In the case of a human brain, a mouse brain, and a monkey brain, you can relatively readily dig into those brains and try to compare and contrast them. Sure, you might argue that many of the factors being used to compare and contrast might not have much to do with how intelligence arises in brains. We might be using metrics that aren’t correlated to intelligence and therefore those measures or metrics could be misleading.

 But at least the comparisons and contrasts can be made. The same cannot be as readily stated about the large-scale or deep artificial neural networks.

 For my article about explanation-AI and deep neural networks, see:

 For my article about deep learning and plasticity, see:

 For my article about the Turing Test and AI, see:

 For the irreproducibility problem in the field of AI and Machine Learning, see my article:

 For why we need more transparency in AI, see my article:

 AI Self-Driving Driverless Autonomous Cars

What does this have to do with AI self-driving driverless autonomous cars?

At the Cybernetic AI Self-Driving Car Institute, we are developing AI software for self-driving cars. One interesting aspect involves whether the triune brain theory can be applied to the AI systems being developed for AI self-driving cars. We believe so.

 Allow me to elaborate.

 I’d like to first clarify and introduce the notion that there are varying levels of AI self-driving cars. The topmost level is considered Level 5. A Level 5 self-driving car is one that is being driven by the AI and there is no human driver involved. For the design of Level 5 self-driving cars, the auto makers are even removing the gas pedal, brake pedal, and steering wheel, since those are contraptions used by human drivers. The Level 5 self-driving car is not being driven by a human and nor is there an expectation that a human driver will be present in the self-driving car. It’s all on the shoulders of the AI to drive the car.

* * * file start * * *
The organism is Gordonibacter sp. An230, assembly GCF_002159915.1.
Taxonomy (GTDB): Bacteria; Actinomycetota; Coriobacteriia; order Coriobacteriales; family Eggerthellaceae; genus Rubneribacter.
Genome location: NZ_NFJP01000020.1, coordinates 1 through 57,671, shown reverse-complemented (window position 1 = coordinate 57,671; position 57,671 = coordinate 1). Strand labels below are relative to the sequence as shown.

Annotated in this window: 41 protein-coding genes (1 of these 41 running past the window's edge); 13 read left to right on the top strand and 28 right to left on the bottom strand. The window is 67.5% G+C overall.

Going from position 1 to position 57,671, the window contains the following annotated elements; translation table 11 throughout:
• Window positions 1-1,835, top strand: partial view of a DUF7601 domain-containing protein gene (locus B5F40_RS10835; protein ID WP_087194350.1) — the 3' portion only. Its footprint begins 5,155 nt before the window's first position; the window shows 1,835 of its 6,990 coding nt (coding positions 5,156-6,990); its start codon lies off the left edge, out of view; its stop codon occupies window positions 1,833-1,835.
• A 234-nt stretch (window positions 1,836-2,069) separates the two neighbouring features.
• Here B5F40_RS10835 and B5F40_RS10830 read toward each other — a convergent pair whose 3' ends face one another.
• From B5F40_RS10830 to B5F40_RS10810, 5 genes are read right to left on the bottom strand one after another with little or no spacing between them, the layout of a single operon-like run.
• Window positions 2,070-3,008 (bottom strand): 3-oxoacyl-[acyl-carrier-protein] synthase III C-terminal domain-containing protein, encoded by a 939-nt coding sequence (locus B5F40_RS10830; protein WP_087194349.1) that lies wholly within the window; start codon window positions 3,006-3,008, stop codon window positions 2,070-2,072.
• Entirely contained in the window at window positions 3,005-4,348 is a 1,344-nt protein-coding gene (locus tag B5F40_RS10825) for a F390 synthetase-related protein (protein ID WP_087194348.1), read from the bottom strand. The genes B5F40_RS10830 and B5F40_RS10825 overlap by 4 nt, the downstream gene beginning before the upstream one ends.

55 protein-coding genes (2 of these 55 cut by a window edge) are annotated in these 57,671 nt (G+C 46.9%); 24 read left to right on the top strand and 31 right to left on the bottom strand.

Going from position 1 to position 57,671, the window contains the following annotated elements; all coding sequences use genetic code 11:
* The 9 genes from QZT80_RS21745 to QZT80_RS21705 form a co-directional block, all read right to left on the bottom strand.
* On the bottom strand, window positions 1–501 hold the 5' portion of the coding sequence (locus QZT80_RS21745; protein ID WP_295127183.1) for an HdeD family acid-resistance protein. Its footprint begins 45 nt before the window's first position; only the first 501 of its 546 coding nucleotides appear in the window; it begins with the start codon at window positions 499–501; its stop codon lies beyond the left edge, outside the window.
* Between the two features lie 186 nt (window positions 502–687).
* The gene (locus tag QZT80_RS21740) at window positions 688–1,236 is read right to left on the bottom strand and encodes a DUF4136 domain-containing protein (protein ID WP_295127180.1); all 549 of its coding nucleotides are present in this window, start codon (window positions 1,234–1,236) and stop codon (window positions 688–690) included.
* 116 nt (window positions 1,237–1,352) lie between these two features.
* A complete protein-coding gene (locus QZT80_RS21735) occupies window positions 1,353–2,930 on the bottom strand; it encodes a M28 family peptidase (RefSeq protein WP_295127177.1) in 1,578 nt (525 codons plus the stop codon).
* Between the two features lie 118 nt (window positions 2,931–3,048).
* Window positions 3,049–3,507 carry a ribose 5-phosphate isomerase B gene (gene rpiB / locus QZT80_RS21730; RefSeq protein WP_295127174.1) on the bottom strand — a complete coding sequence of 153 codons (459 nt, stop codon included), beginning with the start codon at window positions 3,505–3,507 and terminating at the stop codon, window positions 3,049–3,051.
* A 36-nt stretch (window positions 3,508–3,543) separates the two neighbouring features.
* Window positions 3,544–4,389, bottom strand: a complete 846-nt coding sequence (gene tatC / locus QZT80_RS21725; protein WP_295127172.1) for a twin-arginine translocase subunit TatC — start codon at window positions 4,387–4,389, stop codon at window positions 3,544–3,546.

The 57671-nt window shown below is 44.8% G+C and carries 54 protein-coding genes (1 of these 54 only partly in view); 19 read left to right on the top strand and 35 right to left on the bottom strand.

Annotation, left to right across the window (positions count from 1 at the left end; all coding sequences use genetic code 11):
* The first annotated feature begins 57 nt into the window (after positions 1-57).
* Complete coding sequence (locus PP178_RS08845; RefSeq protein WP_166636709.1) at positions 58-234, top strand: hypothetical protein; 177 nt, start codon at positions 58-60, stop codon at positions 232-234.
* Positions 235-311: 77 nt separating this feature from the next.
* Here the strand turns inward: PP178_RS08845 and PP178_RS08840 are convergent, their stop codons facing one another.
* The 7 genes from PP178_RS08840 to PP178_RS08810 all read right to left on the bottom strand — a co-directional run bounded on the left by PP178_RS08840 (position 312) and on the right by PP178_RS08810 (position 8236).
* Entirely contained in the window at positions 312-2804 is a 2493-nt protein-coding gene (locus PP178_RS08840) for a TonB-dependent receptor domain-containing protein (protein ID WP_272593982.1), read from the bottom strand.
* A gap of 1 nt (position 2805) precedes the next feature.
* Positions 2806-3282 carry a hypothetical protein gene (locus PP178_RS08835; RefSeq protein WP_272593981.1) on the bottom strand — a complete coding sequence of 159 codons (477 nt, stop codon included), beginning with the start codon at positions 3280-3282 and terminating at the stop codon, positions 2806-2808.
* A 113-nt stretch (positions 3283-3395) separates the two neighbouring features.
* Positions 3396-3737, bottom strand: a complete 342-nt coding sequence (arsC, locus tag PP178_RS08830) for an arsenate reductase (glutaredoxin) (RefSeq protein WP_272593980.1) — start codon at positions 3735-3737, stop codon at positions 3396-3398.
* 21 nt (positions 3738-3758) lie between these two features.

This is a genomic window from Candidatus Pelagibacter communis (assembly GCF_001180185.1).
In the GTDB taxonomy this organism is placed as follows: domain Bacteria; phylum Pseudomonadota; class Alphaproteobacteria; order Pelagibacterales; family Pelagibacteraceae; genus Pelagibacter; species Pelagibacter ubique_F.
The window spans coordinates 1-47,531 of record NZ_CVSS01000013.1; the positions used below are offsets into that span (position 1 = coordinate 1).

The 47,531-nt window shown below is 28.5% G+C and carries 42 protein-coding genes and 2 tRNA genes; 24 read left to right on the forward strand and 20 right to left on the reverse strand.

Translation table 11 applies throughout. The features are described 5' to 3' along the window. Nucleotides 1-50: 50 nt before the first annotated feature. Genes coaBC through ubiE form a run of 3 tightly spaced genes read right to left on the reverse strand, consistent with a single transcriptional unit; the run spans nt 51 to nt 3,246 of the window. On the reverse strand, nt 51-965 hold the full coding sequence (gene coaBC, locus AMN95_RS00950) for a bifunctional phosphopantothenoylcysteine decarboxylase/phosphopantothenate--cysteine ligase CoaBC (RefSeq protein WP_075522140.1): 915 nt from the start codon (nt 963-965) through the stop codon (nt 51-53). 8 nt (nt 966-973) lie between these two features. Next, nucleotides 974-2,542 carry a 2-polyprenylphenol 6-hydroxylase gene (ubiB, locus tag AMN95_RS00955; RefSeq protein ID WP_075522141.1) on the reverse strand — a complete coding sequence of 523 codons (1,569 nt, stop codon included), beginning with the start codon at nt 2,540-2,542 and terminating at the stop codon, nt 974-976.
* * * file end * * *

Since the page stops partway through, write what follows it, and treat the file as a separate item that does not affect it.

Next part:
For self-driving cars less than a Level 5, there must be a human driver present in the car. The human driver is currently considered the responsible party for the acts of the car. The AI and the human driver are co-sharing the driving task. In spite of this co-sharing, the human is supposed to remain fully immersed into the driving task and be ready at all times to perform the driving task. I’ve repeatedly warned about the dangers of this co-sharing arrangement and predicted it will produce many untoward results.

 For my overall framework about AI self-driving cars, see my article:

 For the levels of self-driving cars, see my article:

 For why AI Level 5 self-driving cars are like a moonshot, see my article:

 For the dangers of co-sharing the driving task, see my article:

 Let’s focus herein on the true Level 5 self-driving car. Much of the comments apply to the less than Level 5 self-driving cars too, but the fully autonomous AI self-driving car will receive the most attention in this discussion.

 Here’s the usual steps involved in the AI driving task:

  •         Sensor data collection and interpretation
  •         Sensor fusion
  •         Virtual world model updating
  •         AI action planning
  •         Car controls command issuance

 Another key aspect of AI self-driving cars is that they will be driving on our roadways in the midst of human driven cars too. There are some pundits of AI self-driving cars that continually refer to a utopian world in which there are only AI self-driving cars on the public roads. Currently there are about 250+ million conventional cars in the United States alone, and those cars are not going to magically disappear or become true Level 5 AI self-driving cars overnight.